Whoops. I stop writing in the middle of it and I thought I didn't hit "add comment", since that was clearly wrong. =P –  bartgol Aug 29 at 15:22
    
Indeed, your comment stopped in a middle of a sentence. (And there are not too many comments here :-) –  Włodzimierz Holsztyński Aug 29 at 17:04

So I see that you are assuming that the $n^2$ first order partial derivatives are all strictly between $0$ and $1$. The fixed point can be found by repeatedly applying $F$ starting (almost?) anywhere. It would be sufficient then that the property $x_1 \le x_2 \le \cdots \le x_n$ is preserved by application of $F$. On way to have that happen is to have conditions such as $\frac{\partial F_i}{x_j} \le \frac{\partial F_{i+1}}{x_{j}}$ although that is more than is needed. Indeed, if any subset of the set of points with ordered coordinates( such as the line $x_1=x_2=x_3=\cdots=x_n$ or the curve ($t^n,t^{n-1},\cdots,t^1)$) is mapped to itself, that suffices. So all the $F_i$ equal would be enough.

In a way that is trivial since the minimal condition is that there is a $1$ point set mapped into itself and that point is ordered. So what is your function or at least what flavor of properties are you considering?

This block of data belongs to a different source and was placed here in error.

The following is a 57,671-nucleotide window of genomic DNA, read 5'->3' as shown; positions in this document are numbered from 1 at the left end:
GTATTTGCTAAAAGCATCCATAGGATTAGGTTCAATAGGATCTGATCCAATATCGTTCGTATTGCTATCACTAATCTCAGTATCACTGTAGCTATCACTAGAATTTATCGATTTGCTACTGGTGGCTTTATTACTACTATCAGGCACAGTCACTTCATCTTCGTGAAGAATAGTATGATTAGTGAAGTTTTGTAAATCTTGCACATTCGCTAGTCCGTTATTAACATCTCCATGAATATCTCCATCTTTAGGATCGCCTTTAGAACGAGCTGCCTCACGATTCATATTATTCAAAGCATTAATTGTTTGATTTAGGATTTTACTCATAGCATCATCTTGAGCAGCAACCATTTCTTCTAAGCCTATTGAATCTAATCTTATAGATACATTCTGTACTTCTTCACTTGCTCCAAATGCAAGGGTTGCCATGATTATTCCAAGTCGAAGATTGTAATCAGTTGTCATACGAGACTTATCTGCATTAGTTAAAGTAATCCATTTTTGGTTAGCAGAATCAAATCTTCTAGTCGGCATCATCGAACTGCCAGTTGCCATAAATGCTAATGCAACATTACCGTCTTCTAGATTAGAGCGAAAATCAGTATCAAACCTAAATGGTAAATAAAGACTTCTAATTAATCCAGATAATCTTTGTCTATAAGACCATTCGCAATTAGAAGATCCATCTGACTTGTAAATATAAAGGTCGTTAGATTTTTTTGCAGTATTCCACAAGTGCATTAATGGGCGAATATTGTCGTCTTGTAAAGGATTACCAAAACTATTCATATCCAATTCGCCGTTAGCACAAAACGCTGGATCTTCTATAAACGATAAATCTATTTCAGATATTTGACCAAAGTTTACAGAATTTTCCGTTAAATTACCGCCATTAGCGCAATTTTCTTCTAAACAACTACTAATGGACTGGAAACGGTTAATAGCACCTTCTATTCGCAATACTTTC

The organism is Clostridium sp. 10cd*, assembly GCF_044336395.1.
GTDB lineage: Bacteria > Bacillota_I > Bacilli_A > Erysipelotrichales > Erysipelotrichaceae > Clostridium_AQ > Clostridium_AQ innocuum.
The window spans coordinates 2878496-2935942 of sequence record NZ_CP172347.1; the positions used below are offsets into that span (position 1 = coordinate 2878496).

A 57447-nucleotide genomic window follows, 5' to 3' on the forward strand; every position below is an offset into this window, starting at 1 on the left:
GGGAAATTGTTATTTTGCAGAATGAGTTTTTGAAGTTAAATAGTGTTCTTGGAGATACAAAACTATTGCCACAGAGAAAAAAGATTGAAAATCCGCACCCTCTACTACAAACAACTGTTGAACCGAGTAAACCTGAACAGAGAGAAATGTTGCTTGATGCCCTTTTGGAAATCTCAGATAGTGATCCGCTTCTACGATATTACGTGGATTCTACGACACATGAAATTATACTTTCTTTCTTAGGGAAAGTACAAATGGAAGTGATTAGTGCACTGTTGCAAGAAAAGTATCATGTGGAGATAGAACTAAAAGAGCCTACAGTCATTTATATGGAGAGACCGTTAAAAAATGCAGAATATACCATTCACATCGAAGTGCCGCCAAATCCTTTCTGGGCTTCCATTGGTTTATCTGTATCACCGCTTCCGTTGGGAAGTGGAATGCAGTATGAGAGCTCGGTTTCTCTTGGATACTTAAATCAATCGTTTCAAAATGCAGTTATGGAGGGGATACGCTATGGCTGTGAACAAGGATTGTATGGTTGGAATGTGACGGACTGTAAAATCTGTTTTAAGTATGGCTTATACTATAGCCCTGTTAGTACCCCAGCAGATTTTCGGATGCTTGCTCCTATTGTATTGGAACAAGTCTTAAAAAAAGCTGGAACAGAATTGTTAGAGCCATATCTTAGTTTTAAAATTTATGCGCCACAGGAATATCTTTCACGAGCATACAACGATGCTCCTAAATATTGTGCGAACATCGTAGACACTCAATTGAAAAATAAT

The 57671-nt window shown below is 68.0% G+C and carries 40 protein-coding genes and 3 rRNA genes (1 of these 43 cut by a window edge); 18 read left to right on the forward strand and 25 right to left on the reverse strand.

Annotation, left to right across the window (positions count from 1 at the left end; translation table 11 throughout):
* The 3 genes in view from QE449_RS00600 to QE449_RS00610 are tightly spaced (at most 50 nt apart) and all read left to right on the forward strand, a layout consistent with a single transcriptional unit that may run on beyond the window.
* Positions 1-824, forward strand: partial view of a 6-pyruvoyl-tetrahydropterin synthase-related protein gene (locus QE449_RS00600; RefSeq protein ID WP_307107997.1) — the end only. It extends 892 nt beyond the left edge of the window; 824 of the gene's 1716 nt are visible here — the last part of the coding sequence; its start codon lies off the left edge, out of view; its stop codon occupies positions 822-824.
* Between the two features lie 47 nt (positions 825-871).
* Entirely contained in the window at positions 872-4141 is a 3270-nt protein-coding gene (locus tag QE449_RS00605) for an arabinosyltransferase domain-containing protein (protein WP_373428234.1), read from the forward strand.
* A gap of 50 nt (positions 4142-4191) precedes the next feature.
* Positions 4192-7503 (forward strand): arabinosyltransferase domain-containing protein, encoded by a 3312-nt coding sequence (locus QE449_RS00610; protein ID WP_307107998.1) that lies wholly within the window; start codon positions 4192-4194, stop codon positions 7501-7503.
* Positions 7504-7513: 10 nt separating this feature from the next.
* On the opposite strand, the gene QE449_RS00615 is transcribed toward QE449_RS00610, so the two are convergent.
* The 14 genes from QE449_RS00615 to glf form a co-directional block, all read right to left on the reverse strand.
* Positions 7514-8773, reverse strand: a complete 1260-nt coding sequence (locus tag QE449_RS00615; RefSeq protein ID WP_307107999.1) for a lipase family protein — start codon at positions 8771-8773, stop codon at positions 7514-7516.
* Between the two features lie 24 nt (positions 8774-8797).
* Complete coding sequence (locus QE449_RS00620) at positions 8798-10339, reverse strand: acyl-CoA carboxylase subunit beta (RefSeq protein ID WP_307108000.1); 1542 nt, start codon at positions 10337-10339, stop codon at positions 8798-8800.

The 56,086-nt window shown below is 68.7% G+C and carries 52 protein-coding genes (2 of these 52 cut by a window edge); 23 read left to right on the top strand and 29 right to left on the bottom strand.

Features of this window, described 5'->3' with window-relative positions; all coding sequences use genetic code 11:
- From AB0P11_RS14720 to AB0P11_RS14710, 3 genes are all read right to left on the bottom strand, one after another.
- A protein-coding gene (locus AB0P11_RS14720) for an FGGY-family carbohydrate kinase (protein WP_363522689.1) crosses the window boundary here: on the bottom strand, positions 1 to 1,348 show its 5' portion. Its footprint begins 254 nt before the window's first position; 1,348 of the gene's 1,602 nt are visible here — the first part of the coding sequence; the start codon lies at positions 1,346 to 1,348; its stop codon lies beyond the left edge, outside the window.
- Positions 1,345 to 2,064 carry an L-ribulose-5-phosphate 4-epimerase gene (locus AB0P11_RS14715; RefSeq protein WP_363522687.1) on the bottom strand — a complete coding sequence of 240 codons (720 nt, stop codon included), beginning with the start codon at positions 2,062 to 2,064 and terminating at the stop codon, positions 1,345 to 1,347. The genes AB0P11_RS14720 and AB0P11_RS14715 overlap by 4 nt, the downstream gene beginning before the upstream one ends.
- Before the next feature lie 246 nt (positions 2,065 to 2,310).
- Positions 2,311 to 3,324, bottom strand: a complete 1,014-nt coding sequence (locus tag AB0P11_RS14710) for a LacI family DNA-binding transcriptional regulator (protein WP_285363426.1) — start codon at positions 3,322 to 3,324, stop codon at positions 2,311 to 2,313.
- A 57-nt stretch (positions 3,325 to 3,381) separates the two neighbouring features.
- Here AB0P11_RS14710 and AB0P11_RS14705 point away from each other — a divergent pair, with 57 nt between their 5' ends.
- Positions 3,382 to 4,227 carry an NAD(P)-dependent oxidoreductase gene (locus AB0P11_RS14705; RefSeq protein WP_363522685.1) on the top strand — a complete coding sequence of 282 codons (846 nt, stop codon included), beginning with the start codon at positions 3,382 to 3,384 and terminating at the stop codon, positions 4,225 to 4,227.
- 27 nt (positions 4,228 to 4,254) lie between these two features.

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Thanks a lot. This is quite close to answering my question. What I learned (thanks to your answer) is that my $F$ is actually a contraction mapping, since the derivatives are bounded in $(0,k)$ for some $k<1$. So, you're right that it suffices to show that the property $x_1 \leq \dots \leq x_n$ is preserved by $F$. You said that having $\frac{\partial F_i}{\partial x_j} \leq \frac{\partial F_{i+1}}{\partial x_j}$ for all $i,j$ would be sufficient for this. Do you have a simple argument why? I am not sure yet, but I think that my function may actually satisfy this. –  TomH Apr 21 at 21:57
    
Wlodzimierz's counterexample shows that those conditions on the partial derivatives are not sufficient. What would be sufficient would be those conditions plus $F_i({\bf 0}) \le F_{i+1}({\bf 0})$. –  Robert Israel Aug 29 at 20:05